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Showing results for tags 'durability'.
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What is the opinion on how durable the VIC-20 is when compared to it's bigger brother, the 64? I have fiddled with three VIC-20's over the years (two are mine, one cleaned up for someone else) and I really haven't had much issue with them. I currently own two breadbox 64's and one works, one just brings up a blank screen. (Possible power supply failure on one of them?) Now, both of my current VIC-20's have the two prong power supply plug for roughly 9 or so volts and one is a bit of a middle range unit that has the later logo, but still uses the earlier power adaptor. One thing I have noticed is that the these units don't seem to have the failiure rate that the later power supplies used on the 64 did and my earlier supply can even be opened up and the fuse replaced in it if need be. Looking in through the back of the VIC-20 (Yeah, you can see the insides through the ports!), I can see some socketed chips in there compared with the one 64 I checked, which had all soldered chips. In all honesty, I originally thought the VIC-20 sould be super cheaply made compared to the 64 when I got my first one, but so far the units are a bit more like tanks. My only issues I have had have been the external RF boxes acting up (easily bypassed with the right AV cord) and the power switches wanting to seize in the off position. Actually, I might have gotten that repaired too with some good lubricated switch and relay cleaner today. So, what's the opinion on how durable the VIC-20 actually is?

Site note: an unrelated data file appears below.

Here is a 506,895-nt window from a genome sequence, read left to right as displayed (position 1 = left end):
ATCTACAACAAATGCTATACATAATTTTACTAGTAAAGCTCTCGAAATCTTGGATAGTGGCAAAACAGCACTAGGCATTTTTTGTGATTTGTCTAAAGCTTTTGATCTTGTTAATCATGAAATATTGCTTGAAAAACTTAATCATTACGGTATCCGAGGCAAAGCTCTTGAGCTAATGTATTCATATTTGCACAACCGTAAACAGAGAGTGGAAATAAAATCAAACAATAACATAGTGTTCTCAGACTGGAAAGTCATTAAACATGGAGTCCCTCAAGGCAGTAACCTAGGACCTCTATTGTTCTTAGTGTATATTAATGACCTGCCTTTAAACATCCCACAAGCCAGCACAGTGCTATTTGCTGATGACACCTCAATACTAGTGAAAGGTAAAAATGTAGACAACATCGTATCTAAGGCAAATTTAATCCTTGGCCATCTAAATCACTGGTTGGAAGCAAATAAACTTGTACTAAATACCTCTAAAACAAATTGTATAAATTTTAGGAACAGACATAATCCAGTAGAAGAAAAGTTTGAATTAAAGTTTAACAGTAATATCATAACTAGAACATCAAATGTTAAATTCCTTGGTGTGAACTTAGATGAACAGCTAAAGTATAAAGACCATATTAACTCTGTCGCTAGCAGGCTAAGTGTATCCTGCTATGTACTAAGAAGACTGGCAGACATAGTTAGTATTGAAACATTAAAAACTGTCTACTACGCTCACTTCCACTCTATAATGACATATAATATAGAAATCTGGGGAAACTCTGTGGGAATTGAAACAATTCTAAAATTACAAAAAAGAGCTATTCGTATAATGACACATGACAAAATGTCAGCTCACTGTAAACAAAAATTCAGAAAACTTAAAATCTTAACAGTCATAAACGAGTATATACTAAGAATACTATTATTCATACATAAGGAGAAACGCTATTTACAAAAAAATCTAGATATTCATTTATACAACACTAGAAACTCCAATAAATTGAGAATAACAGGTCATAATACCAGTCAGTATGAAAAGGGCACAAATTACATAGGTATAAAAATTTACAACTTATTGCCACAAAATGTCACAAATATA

Here is a piece of marketing copy (item 10) that has indeed stood the test of time. Such a shame their support for the computer ended so abruptly, but of course, money talks. This comes from the "Introduction to Computing with the TI-99/4A" booklet that was put out by the TI Computer Advantage Club in the "Commonly Asked Questions" section. The second one (item 12) was clearly a shot at both of Commodore's computers - the VIC 20 and the 64 - with the marketing hype taking over by mentioning only good things such as creatively arriving at access to 110K of memory and a 16-bit processor in the era of 8-bits, even if the machine really was unable to take full advantage of it. Dazzle 'em with numbers - the higher, the better, baby! (...or baffle 'em with BS, depends on your point of view)